With reference to FIG. 2 to a side partial sectional view of a perforating gun 6 is shown. The perforating gun 6 an annular gun tube 16 in which the shaped charges 8 are arranged in a phased pattern. The gun tube 16 is coaxially disposed within an annular gun body 14. On an end of the perforating gun 6 is an end cap 20 shown threadingly attached to the gun body 14. On the end of the perforating gun 6 opposite the end cap 20 is a lower sub 22 also threadingly attached to the gun body 14. The lower sub 22 includes a chamber shown having an electrical cord 24 attached to a detonator 26. As is known, an associated firing head (not shown) can emit an electrical signal that transferred through the wire and to the detonator 26 for igniting a detonating cord 28 that in turn detonates the shaped charge 8.

Provided between the gun body 14 and gun tube 16 is an annulus 18. The pressure in the annulus 18 is substantially at the atmospheric pressure where the perforating gun 6 is assembled—which is generally about 0 pounds per square inch gauge (psig). However, shaped charge 8 detonation often takes place deep within a well bore, where the ambient pressure can often exceed 5,000 psig. As such, a large pressure difference can exist across the gun body 14 wall thereby requiring an enhanced strength walls as well as rigorous sealing requirements in a perforating gun 6.

SUMMARY OF INVENTION

Disclosed herein is a perforating system having a perforating gun enhanced to withstand high pressure wellbores. In an embodiment, the perforating gun includes a shaped charge disposed in a ductile gun body that deforms around the shaped charges in response to external pressure. The deformed gun body is resilient to leakage or buckling. A flowable material can be inserted within the gun body to provide support for the body in resisting its collapse.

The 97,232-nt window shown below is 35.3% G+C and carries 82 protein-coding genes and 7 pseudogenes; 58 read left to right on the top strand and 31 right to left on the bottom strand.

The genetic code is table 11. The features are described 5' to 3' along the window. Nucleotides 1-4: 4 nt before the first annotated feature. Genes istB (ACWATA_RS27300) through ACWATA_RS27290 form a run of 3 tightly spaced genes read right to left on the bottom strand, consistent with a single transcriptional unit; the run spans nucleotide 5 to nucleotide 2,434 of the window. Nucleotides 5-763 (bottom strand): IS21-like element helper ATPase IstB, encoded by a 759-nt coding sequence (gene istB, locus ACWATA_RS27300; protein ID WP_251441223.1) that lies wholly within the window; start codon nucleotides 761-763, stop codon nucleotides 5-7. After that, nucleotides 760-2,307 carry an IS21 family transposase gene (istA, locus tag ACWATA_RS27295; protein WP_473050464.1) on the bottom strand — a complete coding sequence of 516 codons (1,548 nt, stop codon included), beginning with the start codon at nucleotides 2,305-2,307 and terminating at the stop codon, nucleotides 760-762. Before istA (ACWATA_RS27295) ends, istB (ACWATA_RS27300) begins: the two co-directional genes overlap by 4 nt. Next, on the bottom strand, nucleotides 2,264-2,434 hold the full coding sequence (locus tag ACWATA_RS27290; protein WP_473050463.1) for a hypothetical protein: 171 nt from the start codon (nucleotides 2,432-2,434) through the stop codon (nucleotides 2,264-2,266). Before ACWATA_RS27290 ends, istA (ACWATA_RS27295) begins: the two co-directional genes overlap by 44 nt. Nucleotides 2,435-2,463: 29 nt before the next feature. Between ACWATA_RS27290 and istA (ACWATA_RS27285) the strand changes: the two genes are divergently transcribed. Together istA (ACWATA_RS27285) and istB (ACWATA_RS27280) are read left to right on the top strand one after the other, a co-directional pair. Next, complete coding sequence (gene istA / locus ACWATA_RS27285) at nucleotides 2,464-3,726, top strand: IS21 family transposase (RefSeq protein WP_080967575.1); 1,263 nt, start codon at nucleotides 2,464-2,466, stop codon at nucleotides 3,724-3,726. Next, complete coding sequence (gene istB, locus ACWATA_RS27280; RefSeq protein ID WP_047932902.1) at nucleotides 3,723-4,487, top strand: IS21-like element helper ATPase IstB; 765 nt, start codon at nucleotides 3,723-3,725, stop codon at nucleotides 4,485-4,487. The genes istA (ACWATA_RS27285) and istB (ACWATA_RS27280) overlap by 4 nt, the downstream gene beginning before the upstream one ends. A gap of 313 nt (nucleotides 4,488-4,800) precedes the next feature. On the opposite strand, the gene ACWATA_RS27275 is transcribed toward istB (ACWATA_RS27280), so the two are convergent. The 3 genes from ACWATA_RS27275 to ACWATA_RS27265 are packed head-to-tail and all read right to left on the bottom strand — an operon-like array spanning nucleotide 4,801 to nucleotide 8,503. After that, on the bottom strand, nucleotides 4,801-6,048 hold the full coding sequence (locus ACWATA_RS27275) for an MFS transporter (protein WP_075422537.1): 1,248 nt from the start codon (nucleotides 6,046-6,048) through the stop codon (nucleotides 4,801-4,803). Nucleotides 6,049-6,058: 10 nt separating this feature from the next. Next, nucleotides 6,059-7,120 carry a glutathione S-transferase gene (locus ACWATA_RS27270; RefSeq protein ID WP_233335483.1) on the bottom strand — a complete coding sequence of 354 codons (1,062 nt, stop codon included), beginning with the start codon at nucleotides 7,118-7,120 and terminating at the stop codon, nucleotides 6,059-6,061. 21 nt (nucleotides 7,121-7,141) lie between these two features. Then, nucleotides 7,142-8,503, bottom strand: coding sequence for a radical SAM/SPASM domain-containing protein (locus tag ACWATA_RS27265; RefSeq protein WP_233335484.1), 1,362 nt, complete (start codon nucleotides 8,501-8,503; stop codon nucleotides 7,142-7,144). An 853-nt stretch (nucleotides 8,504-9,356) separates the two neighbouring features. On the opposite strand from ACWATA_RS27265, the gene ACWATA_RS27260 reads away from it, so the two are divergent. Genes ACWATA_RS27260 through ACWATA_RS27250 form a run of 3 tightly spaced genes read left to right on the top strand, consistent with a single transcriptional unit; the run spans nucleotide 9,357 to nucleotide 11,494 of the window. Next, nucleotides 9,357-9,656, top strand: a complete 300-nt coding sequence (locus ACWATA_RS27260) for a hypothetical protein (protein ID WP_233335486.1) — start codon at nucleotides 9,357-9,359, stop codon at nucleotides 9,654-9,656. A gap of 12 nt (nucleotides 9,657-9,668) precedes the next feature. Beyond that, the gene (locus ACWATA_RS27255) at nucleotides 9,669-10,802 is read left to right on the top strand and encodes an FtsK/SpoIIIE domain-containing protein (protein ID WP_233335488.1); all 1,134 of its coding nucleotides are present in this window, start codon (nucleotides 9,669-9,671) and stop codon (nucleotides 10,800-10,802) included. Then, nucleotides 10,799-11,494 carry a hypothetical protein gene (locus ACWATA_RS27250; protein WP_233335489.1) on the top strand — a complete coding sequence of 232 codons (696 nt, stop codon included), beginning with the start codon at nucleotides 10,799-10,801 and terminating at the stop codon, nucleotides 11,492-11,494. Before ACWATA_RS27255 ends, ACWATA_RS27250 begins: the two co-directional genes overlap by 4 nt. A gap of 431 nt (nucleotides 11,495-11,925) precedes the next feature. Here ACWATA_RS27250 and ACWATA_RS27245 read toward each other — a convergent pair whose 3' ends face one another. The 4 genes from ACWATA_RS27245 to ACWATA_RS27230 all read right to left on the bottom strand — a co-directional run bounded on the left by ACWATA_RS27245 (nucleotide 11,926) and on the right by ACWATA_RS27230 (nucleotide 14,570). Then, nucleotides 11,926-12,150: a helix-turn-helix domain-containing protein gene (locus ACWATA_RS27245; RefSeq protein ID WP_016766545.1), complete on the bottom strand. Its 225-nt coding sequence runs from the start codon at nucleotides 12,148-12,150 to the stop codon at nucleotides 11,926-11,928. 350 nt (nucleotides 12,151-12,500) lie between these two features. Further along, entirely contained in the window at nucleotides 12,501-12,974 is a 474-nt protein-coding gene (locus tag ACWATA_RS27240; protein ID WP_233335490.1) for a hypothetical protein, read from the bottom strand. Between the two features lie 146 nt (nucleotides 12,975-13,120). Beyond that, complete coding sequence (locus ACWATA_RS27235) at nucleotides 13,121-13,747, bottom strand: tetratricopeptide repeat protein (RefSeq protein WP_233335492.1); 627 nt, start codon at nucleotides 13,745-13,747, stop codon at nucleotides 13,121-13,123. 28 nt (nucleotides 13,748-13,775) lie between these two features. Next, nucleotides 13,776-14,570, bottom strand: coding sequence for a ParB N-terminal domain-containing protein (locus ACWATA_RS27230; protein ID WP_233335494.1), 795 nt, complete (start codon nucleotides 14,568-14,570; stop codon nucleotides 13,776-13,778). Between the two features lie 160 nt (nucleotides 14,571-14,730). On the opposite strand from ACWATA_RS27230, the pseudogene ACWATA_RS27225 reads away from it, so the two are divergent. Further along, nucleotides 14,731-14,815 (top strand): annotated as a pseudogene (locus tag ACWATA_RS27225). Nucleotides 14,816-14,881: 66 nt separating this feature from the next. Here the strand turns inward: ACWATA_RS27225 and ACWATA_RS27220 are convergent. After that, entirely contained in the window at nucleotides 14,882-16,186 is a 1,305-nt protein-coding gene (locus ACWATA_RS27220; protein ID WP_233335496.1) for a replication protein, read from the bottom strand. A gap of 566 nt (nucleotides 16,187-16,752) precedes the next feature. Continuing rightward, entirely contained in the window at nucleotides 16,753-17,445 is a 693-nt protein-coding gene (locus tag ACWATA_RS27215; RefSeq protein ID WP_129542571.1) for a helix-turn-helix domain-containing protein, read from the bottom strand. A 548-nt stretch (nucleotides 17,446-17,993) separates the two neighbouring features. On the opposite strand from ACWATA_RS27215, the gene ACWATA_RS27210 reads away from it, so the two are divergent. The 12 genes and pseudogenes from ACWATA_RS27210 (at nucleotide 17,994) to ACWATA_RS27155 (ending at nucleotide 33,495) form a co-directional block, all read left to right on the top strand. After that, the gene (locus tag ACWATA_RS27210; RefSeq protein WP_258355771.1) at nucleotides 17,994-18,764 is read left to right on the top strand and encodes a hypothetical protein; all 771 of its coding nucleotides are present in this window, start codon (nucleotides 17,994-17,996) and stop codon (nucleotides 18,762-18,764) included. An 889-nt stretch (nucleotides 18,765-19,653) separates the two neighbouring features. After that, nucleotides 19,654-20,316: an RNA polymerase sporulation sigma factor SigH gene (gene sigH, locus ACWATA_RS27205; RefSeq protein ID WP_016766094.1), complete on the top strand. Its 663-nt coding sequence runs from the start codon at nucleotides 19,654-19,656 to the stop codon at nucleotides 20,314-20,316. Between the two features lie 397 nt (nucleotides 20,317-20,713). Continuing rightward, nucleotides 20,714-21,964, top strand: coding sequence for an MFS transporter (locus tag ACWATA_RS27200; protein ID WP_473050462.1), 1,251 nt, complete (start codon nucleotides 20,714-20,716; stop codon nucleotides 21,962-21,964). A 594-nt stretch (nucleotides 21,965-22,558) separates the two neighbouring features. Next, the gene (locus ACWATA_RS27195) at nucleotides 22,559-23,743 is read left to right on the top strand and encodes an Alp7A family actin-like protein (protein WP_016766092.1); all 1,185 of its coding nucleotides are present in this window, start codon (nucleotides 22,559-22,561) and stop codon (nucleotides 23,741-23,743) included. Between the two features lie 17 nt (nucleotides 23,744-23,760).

BRIEF DESCRIPTION OF DRAWINGS

Some of the features and benefits of the present invention having been stated, others will become apparent as the description proceeds when taken in conjunction with the accompanying drawings, in which:

FIG. 1 is partial cutaway side view of a prior art perforating system in a wellbore.

FIG. 2 illustrates a side sectional view of a prior art perforating gun.

FIG. 3 depicts an axial sectional view of an embodiment of a perforating gun with a shaped charge in accordance with the present disclosure.

FIG. 4 represents the perforating gun of FIG. 3 under a pressure load.

FIG. 5 portrays a side partial sectional view of an alternative embodiment of a perforating gun under pressure loading.

While the invention will be described in connection with the preferred embodiments, it will be understood that it is not intended to limit the invention to that embodiment. On the contrary, it is intended to cover all alternatives, modifications, and equivalents, as may be included within the spirit and scope of the invention as defined by the appended claims.

DETAILED DESCRIPTION OF INVENTION

The present invention will now be described more fully hereinafter with reference to the accompanying drawings in which embodiments of the invention are shown. This invention may, however, be embodied in many different forms and should not be construed as limited to the illustrated embodiments set forth herein; rather, these embodiments are provided so that this disclosure will be thorough and complete, and will fully convey the scope of the invention to those skilled in the art. Like numbers refer to like elements throughout. For the convenience in referring to the accompanying figures, directional terms are used for reference and illustration only. For example, the directional terms such as “upper”, “lower”, “above”, “below”, and the like are being used to illustrate a relational location.

It is to be understood that the invention is not limited to the exact details of construction, operation, exact materials, or embodiments shown and described, as modifications and equivalents will be apparent to one skilled in the art. In the drawings and specification, there have been disclosed illustrative embodiments of the invention and, although specific terms are employed, they are used in a generic and descriptive sense only and not for the purpose of limitation. Accordingly, the invention is therefore to be limited only by the scope of the appended claims.